When my husband first died, I went to visit his grave frequently. After a few months, the headstone was finally put down. Initially I thought myself prudent in going ahead and purchasing a double headstone. It would be one less thing for my children to take care of after I'm gone. What I didn't understand was just how it would feel to see my name there just waiting for that final date. I was very sad to see Mike's name there, but I was not prepared for the anxiety and fear that would follow when encountering my own name.
Now it is difficult for me to go there. My mother, sister, and grandparents are all buried nearby. Going to the cemetery to put down new flowers was something I've done many times. My sister died as a young adult and my mother was always taking flowers and holiday decorations there. It was comforting. After I lost Mom and then grandmother, I continued those traditions. I assumed with Mike, it would be the same, but it wasn't.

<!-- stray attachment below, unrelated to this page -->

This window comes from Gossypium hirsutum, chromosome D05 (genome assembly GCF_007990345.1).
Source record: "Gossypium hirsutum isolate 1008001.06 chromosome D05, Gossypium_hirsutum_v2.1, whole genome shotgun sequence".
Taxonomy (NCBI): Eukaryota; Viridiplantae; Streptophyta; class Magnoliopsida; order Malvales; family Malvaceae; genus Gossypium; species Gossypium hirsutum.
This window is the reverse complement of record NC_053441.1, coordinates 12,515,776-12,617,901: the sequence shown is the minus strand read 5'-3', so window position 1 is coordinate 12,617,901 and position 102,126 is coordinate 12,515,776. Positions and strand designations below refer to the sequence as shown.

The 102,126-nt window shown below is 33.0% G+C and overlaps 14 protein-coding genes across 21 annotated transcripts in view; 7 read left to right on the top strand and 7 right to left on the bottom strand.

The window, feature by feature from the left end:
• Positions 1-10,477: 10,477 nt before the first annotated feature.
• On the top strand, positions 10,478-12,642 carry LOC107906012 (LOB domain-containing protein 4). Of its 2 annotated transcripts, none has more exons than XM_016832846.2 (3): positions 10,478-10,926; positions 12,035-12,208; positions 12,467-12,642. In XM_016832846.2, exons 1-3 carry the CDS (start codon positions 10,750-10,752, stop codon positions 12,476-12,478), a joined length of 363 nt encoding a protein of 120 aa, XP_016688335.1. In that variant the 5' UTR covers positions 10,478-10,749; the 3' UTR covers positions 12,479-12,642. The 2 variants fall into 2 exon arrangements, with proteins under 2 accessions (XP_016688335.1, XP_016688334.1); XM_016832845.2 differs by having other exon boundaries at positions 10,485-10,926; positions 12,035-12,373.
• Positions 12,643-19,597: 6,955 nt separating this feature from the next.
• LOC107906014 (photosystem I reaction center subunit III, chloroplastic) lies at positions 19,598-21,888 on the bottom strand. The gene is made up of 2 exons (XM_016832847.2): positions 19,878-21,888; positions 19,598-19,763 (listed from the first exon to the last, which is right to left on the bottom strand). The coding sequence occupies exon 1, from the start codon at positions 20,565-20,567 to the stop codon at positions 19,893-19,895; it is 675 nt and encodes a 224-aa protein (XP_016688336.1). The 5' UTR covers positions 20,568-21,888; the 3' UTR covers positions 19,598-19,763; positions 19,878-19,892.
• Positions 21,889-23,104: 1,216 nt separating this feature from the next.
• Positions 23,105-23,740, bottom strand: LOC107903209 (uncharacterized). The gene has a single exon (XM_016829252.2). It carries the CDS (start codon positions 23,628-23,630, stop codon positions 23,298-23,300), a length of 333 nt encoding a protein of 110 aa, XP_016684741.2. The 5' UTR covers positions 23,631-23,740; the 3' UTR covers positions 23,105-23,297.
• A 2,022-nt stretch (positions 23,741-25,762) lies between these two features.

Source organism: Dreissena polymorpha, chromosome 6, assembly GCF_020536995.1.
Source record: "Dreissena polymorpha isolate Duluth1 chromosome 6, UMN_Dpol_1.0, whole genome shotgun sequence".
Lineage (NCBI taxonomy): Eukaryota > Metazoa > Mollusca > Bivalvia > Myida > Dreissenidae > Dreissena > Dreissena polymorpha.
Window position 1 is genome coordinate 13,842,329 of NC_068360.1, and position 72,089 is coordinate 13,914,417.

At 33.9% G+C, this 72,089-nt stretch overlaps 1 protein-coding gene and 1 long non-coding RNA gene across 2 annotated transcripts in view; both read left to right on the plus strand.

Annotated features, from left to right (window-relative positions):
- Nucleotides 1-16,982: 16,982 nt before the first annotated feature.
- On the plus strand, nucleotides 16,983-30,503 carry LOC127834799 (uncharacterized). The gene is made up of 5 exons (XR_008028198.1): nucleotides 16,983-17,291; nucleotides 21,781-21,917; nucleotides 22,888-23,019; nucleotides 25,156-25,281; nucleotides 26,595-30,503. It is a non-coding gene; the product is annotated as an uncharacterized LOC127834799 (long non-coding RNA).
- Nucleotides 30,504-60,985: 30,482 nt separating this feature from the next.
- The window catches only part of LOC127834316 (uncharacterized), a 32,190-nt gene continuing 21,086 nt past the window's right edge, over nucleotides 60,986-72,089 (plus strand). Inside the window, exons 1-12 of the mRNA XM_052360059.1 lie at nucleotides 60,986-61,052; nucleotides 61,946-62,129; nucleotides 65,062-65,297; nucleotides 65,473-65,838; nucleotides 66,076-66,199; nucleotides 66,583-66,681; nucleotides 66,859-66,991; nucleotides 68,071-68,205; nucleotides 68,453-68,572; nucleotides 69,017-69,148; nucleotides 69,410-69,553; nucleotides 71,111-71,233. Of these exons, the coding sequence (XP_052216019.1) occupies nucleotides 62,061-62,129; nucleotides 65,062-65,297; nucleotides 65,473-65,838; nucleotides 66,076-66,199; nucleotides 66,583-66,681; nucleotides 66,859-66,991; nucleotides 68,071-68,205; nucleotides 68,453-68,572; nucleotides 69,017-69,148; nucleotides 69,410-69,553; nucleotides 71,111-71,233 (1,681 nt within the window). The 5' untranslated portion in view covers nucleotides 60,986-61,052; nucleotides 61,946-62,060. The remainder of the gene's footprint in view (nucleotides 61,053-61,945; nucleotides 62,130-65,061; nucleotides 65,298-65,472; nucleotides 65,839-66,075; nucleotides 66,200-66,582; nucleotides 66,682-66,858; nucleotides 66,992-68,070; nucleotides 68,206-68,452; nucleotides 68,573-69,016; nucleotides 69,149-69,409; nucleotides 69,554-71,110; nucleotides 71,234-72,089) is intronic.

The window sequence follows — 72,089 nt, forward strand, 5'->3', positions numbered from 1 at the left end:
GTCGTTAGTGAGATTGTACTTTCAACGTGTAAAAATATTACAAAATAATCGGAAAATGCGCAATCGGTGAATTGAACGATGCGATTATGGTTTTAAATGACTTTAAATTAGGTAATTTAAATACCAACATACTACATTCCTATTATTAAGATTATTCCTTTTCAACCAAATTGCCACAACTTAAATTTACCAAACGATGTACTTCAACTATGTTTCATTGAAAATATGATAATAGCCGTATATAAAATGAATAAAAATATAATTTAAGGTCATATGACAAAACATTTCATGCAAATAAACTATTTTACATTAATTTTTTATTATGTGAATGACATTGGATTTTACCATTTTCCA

Before he died, Mike would remind me that while his body was there, he would not be. He encouraged me to do whatever was best for me. I do put flowers on the graves, but I don't feel compelled to decorate them for each holiday.
Instead I think of Mike when I see a small airplane flying across the sky, when I see a bougainvillea blossom, when I see a Baobab tree, when I see the commercial for Olive Garden, and of course there are many others.
When I see a blue sky with white clouds, I remember lying on a blanket with my Mom and siblings watching the clouds and pointing out what each one looked like - a horse, a bell, a cat, etc.
When I see roses, I think of my grandmother. She was so proud of her small rose bushes. When they bloomed, she would cut a few blossoms and place them in water in a little jelly jar.
And my sister, I see her in green army jackets, which is a story I'll save for another time.
We each have to find our own path through grief. Time does help, but I think this is because you let go of the fear, frustration, and sadness and appreciate the good things and cherish the memories. If you're reading this and hurting, I hope you can find a little peace with a sweet memory.